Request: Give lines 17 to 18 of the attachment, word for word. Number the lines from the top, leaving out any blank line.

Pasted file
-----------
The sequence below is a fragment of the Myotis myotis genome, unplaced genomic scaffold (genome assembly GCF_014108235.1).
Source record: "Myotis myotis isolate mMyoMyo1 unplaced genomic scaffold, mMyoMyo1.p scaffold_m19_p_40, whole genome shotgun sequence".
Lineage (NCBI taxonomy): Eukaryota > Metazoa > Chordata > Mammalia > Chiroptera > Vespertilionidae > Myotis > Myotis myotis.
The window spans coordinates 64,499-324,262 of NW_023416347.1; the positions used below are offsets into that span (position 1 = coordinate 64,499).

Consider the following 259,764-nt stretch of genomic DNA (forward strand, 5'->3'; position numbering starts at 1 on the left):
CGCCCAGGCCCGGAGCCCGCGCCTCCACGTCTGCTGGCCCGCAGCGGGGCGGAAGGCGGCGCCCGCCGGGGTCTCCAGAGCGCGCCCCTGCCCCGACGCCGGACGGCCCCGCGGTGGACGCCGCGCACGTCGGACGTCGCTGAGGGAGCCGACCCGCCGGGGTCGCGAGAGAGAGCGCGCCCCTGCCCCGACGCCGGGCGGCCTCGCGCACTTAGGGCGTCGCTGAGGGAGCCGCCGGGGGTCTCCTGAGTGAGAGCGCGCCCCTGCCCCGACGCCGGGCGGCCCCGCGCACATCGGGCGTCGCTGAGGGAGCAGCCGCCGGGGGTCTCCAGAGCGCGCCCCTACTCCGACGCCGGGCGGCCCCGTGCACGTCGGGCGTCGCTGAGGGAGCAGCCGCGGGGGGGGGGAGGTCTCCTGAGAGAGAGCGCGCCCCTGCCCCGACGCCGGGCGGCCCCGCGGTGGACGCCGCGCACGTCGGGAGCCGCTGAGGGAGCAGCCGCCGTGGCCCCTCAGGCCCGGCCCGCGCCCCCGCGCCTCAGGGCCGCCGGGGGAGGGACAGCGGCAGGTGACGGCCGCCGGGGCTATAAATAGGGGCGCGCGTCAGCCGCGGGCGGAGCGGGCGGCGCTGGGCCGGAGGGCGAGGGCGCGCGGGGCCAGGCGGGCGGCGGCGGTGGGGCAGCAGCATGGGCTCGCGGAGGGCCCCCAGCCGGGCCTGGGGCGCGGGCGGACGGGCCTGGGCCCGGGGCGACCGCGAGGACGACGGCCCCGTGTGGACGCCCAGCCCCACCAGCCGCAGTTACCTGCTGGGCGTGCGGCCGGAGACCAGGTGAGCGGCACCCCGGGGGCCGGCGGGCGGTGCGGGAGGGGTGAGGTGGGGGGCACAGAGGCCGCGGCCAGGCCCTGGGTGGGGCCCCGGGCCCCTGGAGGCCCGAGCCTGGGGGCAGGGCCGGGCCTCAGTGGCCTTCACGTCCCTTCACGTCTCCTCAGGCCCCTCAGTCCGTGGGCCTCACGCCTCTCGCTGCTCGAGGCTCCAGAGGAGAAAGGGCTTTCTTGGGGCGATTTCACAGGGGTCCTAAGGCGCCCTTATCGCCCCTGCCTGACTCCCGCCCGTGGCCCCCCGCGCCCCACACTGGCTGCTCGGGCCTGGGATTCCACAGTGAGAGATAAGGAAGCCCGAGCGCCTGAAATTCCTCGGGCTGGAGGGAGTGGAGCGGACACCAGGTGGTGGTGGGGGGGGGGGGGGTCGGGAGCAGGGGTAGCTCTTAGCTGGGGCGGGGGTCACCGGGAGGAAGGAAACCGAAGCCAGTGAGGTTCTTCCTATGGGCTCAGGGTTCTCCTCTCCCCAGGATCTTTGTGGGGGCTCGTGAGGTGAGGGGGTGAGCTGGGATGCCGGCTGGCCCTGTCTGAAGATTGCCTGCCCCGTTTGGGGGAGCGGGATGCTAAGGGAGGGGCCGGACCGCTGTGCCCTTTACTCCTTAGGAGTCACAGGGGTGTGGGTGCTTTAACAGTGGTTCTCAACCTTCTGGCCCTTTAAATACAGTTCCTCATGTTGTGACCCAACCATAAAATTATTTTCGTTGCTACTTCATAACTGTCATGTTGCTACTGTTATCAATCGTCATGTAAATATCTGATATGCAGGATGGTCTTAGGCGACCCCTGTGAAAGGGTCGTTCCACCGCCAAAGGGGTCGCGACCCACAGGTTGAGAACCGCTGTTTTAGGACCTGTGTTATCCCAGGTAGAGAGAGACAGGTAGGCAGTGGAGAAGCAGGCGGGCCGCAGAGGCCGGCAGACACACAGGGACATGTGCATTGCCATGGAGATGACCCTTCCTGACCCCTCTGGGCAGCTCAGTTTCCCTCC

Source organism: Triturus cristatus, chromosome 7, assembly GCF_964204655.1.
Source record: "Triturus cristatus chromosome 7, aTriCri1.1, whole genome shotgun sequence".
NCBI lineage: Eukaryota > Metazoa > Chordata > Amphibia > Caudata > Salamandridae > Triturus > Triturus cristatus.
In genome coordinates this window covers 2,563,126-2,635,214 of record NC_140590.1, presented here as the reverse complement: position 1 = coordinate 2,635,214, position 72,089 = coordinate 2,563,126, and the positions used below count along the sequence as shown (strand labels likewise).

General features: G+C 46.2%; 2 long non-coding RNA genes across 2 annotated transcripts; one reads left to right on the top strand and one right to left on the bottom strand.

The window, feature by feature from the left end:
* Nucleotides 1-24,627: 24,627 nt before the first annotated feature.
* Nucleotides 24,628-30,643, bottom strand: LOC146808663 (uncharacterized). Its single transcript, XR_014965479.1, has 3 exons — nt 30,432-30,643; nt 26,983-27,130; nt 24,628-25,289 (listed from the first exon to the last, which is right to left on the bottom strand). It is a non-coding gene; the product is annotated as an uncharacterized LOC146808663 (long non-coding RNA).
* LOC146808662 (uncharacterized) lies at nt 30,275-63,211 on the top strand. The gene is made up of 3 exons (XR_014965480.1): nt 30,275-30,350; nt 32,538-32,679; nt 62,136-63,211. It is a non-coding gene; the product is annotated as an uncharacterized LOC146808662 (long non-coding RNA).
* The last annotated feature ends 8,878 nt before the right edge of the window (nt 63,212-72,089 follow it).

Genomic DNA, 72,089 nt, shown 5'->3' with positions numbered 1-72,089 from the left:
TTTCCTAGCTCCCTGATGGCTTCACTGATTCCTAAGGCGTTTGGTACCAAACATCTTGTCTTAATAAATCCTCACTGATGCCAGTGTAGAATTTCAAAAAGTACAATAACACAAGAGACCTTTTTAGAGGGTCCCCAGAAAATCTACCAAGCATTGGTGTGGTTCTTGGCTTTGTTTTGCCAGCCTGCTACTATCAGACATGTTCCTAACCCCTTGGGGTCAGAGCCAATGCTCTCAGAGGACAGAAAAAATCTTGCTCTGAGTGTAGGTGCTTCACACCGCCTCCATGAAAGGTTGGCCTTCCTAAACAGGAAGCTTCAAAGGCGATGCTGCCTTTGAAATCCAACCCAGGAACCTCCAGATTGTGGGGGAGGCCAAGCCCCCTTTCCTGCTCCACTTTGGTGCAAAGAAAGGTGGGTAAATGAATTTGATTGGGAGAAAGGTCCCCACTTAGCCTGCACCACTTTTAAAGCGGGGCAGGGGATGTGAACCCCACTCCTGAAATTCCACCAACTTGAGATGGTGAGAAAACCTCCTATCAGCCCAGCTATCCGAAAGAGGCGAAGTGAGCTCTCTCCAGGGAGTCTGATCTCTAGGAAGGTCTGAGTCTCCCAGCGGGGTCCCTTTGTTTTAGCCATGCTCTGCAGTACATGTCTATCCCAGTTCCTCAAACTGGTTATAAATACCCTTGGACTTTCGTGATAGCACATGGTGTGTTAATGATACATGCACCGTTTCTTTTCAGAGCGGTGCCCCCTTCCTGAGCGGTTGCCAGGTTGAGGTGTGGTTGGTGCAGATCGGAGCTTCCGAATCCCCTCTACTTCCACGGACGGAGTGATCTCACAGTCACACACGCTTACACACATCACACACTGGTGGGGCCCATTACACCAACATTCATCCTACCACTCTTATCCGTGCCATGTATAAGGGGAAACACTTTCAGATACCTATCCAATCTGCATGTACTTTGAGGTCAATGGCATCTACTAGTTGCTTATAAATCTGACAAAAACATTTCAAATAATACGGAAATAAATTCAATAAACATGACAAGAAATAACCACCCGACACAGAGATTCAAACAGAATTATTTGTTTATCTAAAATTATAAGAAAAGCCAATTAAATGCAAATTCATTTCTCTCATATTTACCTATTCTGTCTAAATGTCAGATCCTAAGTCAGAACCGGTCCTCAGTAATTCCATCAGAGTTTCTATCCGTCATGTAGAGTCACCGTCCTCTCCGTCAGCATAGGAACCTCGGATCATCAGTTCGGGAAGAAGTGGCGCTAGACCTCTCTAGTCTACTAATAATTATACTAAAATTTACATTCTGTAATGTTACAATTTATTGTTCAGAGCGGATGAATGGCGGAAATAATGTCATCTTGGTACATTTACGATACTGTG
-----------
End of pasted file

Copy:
Genomic DNA, 72,089 nt, shown 5'->3' with positions numbered 1-72,089 from the left:
TTTCCTAGCTCCCTGATGGCTTCACTGATTCCTAAGGCGTTTGGTACCAAACATCTTGTCTTAATAAATCCTCACTGATGCCAGTGTAGAATTTCAAAAAGTACAATAACACAAGAGACCTTTTTAGAGGGTCCCCAGAAAATCTACCAAGCATTGGTGTGGTTCTTGGCTTTGTTTTGCCAGCCTGCTACTATCAGACATGTTCCTAACCCCTTGGGGTCAGAGCCAATGCTCTCAGAGGACAGAAAAAATCTTGCTCTGAGTGTAGGTGCTTCACACCGCCTCCATGAAAGGTTGGCCTTCCTAAACAGGAAGCTTCAAAGGCGATGCTGCCTTTGAAATCCAACCCAGGAACCTCCAGATTGTGGGGGAGGCCAAGCCCCCTTTCCTGCTCCACTTTGGTGCAAAGAAAGGTGGGTAAATGAATTTGATTGGGAGAAAGGTCCCCACTTAGCCTGCACCACTTTTAAAGCGGGGCAGGGGATGTGAACCCCACTCCTGAAATTCCACCAACTTGAGATGGTGAGAAAACCTCCTATCAGCCCAGCTATCCGAAAGAGGCGAAGTGAGCTCTCTCCAGGGAGTCTGATCTCTAGGAAGGTCTGAGTCTCCCAGCGGGGTCCCTTTGTTTTAGCCATGCTCTGCAGTACATGTCTATCCCAGTTCCTCAAACTGGTTATAAATACCCTTGGACTTTCGTGATAGCACATGGTGTGTTAATGATACATGCACCGTTTCTTTTCAGAGCGGTGCCCCCTTCCTGAGCGGTTGCCAGGTTGAGGTGTGGTTGGTGCAGATCGGAGCTTCCGAATCCCCTCTACTTCCACGGACGGAGTGATCTCACAGTCACACACGCTTACACACATCACACACTGGTGGGGCCCATTACACCAACATTCATCCTACCACTCTTATCCGTGCCATGTATAAGGGGAAACACTTTCAGATACCTATCCAATCTGCATGTACTTTGAGGTCAATGGCATCTACTAGTTGCTTATAAATCTGACAAAAACATTTCAAATAATACGGAAATAAATTCAATAAACATGACAAGAAATAACCACCCGACACAGAGATTCAAACAGAATTATTTGTTTATCTAAAATTATAAGAAAAGCCAATTAAATGCAAATTCATTTCTCTCATATTTACCTATTCTGTCTAAATGTCAGATCCTAAGTCAGAACCGGTCCTCAGTAATTCCATCAGAGTTTCTATCCGTCATGTAGAGTCACCGTCCTCTCCGTCAGCATAGGAACCTCGGATCATCAGTTCGGGAAGAAGTGGCGCTAGACCTCTCTAGTCTACTAATAATTATACTAAAATTTACATTCTGTAATGTTACAATTTATTGTTCAGAGCGGATGAATGGCGGAAATAATGTCATCTTGGTACATTTACGATACTGTG